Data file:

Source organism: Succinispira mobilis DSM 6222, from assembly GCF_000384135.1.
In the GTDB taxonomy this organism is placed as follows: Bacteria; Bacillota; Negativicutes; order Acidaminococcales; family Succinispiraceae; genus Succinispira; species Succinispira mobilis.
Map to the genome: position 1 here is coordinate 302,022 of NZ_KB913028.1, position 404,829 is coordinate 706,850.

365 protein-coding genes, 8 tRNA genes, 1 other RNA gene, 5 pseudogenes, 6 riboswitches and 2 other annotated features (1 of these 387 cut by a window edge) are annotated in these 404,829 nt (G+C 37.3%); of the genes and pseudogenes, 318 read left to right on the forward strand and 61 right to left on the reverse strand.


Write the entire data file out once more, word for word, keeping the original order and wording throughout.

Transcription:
Source organism: Succinispira mobilis DSM 6222, from assembly GCF_000384135.1.
In the GTDB taxonomy this organism is placed as follows: Bacteria; Bacillota; Negativicutes; order Acidaminococcales; family Succinispiraceae; genus Succinispira; species Succinispira mobilis.
Map to the genome: position 1 here is coordinate 302,022 of NZ_KB913028.1, position 404,829 is coordinate 706,850.

365 protein-coding genes, 8 tRNA genes, 1 other RNA gene, 5 pseudogenes, 6 riboswitches and 2 other annotated features (1 of these 387 cut by a window edge) are annotated in these 404,829 nt (G+C 37.3%); of the genes and pseudogenes, 318 read left to right on the forward strand and 61 right to left on the reverse strand.